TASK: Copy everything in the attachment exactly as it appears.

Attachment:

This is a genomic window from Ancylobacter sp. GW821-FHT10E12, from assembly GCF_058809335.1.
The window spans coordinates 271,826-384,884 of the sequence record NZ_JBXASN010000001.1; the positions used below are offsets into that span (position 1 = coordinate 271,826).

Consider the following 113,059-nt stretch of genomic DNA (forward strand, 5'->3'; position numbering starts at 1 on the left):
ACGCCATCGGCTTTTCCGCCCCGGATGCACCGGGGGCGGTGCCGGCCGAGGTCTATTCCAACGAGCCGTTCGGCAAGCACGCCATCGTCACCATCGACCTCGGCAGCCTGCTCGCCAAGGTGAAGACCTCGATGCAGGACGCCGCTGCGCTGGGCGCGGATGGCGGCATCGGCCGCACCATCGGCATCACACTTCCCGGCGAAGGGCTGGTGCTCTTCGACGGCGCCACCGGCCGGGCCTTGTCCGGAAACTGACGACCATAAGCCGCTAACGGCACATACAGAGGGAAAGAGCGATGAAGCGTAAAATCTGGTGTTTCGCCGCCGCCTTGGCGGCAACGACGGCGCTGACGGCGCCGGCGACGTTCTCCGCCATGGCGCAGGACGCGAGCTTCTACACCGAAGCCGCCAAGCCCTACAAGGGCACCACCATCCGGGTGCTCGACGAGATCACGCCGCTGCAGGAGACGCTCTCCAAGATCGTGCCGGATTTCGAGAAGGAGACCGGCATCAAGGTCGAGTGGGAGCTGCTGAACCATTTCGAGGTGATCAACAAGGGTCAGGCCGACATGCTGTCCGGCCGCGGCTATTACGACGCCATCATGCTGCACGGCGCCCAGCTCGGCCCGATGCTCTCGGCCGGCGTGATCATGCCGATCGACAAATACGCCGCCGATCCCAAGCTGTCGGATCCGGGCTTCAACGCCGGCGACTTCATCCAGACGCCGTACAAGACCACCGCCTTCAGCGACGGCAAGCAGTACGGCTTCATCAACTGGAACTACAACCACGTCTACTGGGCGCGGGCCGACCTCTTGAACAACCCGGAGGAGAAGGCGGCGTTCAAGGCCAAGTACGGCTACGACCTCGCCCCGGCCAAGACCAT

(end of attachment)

This is a genomic window from Ancylobacter sp. GW821-FHT10E12, from assembly GCF_058809335.1.
The window spans coordinates 271,826-384,884 of the sequence record NZ_JBXASN010000001.1; the positions used below are offsets into that span (position 1 = coordinate 271,826).

Consider the following 113,059-nt stretch of genomic DNA (forward strand, 5'->3'; position numbering starts at 1 on the left):
ACGCCATCGGCTTTTCCGCCCCGGATGCACCGGGGGCGGTGCCGGCCGAGGTCTATTCCAACGAGCCGTTCGGCAAGCACGCCATCGTCACCATCGACCTCGGCAGCCTGCTCGCCAAGGTGAAGACCTCGATGCAGGACGCCGCTGCGCTGGGCGCGGATGGCGGCATCGGCCGCACCATCGGCATCACACTTCCCGGCGAAGGGCTGGTGCTCTTCGACGGCGCCACCGGCCGGGCCTTGTCCGGAAACTGACGACCATAAGCCGCTAACGGCACATACAGAGGGAAAGAGCGATGAAGCGTAAAATCTGGTGTTTCGCCGCCGCCTTGGCGGCAACGACGGCGCTGACGGCGCCGGCGACGTTCTCCGCCATGGCGCAGGACGCGAGCTTCTACACCGAAGCCGCCAAGCCCTACAAGGGCACCACCATCCGGGTGCTCGACGAGATCACGCCGCTGCAGGAGACGCTCTCCAAGATCGTGCCGGATTTCGAGAAGGAGACCGGCATCAAGGTCGAGTGGGAGCTGCTGAACCATTTCGAGGTGATCAACAAGGGTCAGGCCGACATGCTGTCCGGCCGCGGCTATTACGACGCCATCATGCTGCACGGCGCCCAGCTCGGCCCGATGCTCTCGGCCGGCGTGATCATGCCGATCGACAAATACGCCGCCGATCCCAAGCTGTCGGATCCGGGCTTCAACGCCGGCGACTTCATCCAGACGCCGTACAAGACCACCGCCTTCAGCGACGGCAAGCAGTACGGCTTCATCAACTGGAACTACAACCACGTCTACTGGGCGCGGGCCGACCTCTTGAACAACCCGGAGGAGAAGGCGGCGTTCAAGGCCAAGTACGGCTACGACCTCGCCCCGGCCAAGACCAT